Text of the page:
Tuesday, August 6, 2013

Chinese Restuarant tea - MING HING

Ming Hing
100 E Market St
                              Orrville, OH 44667                                                       
(330) 682-8808

I had lunch at Ming Hing the other day and they had two kinds of teas to try.  I tried them both. I was NOT of fan of the white packaged tea, but I was a fan of the Red packaged Oolong tea.  Drinking Oolong tea is really great with Chinese food!

Oolong tea is another healthy variety of tea.  It is also known as wulong (or wu long) tea and is often served in Chinese restaurants. Similar to green teas, oolong teas also originate from the Camellia sinensis plant and undergo similar processing steps.  However, after the tea leaves are picked, they are intentionally bruised by shaking.  While the leaves are drying, the edges of the bruised leaves turn reddish in color and the surface becomes light yellow due to fermentation and oxidation.  After some fermentation period the tea leaves are pan fired to create a semi-fermented tea.  Chinese oolong tea is fermented only long enough to achieve 12-20% fermentation and results in a lighter oolong, while a longer period results in 60-70% fermentation of Taiwanese oolong teas giving them a stronger oolong flavor. Loose leaf oolong tea is full-bodied with a sweet aroma and is low in caffeine, one cup of oolong tea has 10-15% of the caffeine in a cup of coffee.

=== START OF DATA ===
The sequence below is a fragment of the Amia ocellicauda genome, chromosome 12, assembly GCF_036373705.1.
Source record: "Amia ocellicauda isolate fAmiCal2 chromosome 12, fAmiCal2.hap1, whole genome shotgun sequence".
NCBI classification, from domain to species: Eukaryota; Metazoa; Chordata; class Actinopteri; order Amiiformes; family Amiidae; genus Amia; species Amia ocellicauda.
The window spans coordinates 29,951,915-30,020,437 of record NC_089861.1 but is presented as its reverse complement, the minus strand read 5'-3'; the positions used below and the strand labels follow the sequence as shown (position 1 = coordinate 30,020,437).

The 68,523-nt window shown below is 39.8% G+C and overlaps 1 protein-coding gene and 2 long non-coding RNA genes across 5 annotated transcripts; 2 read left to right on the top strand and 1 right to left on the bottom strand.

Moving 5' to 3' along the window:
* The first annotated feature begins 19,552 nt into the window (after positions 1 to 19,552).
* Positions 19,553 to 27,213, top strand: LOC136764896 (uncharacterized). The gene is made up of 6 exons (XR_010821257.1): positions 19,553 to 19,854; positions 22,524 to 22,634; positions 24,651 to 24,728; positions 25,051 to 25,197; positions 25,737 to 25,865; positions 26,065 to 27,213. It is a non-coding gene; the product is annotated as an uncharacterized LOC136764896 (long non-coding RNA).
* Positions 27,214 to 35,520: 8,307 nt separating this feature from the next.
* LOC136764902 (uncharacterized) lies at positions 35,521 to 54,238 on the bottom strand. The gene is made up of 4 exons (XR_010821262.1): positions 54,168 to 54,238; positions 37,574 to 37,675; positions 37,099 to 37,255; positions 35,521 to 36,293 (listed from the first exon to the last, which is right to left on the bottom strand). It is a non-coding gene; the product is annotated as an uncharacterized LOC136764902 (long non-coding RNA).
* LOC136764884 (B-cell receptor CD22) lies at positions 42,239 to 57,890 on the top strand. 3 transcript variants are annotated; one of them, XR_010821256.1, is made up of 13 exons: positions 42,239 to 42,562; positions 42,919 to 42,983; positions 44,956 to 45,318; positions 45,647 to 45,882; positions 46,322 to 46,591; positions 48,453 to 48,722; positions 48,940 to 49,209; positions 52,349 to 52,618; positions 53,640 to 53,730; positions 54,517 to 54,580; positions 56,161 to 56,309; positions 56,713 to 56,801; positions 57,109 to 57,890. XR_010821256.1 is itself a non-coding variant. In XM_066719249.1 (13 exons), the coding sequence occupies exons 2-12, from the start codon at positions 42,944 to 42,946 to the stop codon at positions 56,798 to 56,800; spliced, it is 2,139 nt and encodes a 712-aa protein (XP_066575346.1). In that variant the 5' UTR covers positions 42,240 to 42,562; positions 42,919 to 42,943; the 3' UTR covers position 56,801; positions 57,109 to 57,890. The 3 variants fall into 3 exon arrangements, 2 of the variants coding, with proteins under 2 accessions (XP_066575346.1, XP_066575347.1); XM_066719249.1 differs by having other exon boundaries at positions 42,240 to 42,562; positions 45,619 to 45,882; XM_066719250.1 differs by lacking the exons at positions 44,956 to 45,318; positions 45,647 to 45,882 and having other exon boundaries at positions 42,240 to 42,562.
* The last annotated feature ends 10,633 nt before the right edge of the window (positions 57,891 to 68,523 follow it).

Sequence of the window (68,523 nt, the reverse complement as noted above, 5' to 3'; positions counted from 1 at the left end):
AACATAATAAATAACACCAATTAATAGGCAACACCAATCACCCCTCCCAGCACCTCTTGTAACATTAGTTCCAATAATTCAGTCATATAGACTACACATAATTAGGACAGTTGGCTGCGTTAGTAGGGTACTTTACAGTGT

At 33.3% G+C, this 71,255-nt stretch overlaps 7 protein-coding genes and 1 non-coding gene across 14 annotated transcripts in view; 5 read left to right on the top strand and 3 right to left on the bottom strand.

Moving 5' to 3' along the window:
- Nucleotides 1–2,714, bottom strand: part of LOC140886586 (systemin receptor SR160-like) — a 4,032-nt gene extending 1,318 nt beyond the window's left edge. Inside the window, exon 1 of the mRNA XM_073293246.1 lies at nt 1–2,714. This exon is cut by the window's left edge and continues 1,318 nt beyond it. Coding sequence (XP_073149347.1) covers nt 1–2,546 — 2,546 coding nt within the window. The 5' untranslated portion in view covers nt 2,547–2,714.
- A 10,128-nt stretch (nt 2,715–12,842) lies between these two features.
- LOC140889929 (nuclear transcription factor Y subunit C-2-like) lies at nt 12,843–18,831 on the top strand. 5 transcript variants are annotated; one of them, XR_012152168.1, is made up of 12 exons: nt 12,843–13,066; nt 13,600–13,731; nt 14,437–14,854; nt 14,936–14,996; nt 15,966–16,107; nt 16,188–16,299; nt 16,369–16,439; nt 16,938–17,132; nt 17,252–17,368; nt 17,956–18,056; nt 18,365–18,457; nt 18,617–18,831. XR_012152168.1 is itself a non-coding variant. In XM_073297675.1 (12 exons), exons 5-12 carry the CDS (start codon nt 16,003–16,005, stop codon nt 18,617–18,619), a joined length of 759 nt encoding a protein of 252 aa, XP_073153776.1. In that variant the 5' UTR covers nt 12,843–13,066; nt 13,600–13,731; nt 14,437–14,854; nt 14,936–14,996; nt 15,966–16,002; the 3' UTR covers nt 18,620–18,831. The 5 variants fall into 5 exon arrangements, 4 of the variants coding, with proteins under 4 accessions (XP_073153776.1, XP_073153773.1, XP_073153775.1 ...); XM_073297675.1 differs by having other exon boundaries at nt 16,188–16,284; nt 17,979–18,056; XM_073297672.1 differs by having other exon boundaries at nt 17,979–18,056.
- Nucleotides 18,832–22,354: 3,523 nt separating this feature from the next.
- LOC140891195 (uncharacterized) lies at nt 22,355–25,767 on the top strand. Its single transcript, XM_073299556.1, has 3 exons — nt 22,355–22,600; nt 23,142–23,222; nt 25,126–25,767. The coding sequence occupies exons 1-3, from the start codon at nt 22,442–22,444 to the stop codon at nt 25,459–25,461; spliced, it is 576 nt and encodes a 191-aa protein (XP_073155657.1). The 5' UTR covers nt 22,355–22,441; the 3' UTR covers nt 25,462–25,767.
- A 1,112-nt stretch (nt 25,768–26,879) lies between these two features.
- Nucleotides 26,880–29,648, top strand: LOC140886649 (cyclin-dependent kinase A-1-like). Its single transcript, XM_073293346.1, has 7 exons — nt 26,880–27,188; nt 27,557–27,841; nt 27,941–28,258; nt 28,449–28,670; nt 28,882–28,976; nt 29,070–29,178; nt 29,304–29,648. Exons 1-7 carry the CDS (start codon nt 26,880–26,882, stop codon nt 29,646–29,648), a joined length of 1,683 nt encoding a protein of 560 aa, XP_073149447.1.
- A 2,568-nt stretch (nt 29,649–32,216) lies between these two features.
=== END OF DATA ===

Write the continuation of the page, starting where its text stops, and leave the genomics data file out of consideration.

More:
Making loose leaf oolong teas tea usually requires hot water at 195º, 1.5 tsp of loose tea per 8 oz of water and steep time of 3 minutes. 

I found this on line about Chinese Restaurants and Oolong Tea:

Here in Naples, FL pretty much every Chinese restaurant serves Oolong tea that I've seen; when my son orders Chinese delivery, they always bring 2 teabags of the oolong, along with the packets of soy sauce and hot mustard. It really is great stuff, in my opinion...you can easily find out the health benefits of it and it's great all by itself. I buy boxes of oolong now from my Asian grocery store and keep some in my desk drawer at work in an effort to drink less coffee. Oh, and, in case it matters, it's Alton Brown's favorite tea, too!


Chinese-American and low end Chinese restaurants generally seem to favor oolong, with some giving a choice of oolong or jasmine. I've seldom seen jasmine as the default around here.

The best tea service I've encountered is at Koi Palace, a restaurant just outside San Francisco. They give you a choice of eight complimentary teas, or you can choose from ten premium teas for a fee. What's remarkable is that KP is not a terribly pricey restaurant (though not rock-bottom cheap, either).

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